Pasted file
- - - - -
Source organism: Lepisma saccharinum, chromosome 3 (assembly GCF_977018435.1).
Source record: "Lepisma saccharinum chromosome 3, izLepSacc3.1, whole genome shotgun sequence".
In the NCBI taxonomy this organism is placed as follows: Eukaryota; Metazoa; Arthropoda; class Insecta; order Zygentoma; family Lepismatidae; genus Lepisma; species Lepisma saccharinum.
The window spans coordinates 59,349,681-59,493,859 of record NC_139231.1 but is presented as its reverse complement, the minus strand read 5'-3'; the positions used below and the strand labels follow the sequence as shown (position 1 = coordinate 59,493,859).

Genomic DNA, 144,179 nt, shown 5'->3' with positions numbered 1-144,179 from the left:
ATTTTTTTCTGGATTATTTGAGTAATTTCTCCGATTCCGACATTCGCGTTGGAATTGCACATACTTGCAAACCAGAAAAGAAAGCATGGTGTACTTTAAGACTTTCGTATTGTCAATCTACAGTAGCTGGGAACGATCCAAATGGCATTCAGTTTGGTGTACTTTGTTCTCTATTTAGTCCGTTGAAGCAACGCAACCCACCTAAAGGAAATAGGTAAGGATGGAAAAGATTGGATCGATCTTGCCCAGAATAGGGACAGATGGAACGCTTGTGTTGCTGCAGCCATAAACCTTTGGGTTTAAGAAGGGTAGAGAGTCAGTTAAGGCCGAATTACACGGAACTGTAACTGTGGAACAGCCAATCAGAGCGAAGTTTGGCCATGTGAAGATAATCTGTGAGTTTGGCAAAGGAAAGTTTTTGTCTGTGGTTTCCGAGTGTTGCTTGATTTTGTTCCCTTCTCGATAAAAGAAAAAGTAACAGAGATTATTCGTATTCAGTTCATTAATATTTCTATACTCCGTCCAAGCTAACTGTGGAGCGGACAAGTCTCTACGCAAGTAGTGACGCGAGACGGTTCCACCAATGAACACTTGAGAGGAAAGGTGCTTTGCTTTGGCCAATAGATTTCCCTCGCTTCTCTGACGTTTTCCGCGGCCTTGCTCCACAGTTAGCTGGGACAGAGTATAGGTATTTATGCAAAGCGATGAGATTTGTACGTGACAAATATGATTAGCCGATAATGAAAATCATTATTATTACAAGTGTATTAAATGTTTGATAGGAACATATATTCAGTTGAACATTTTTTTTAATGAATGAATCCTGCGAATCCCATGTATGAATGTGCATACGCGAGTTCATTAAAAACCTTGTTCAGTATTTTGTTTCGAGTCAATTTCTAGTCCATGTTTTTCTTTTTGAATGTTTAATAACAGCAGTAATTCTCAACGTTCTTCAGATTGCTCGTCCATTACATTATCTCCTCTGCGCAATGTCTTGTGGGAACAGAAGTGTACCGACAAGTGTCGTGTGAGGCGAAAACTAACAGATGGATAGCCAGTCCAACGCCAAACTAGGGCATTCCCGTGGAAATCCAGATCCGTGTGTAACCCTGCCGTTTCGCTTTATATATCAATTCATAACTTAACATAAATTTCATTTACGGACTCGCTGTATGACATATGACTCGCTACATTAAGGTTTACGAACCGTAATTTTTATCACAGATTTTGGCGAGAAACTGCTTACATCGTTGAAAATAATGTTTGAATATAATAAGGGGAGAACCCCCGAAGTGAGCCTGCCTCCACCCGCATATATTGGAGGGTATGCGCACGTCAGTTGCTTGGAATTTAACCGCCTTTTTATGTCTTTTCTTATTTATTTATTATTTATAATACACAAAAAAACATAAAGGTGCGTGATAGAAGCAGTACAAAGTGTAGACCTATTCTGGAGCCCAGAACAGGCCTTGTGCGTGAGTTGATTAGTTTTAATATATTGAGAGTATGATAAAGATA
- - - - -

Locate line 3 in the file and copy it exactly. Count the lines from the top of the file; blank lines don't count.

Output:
In the NCBI taxonomy this organism is placed as follows: Eukaryota; Metazoa; Arthropoda; class Insecta; order Zygentoma; family Lepismatidae; genus Lepisma; species Lepisma saccharinum.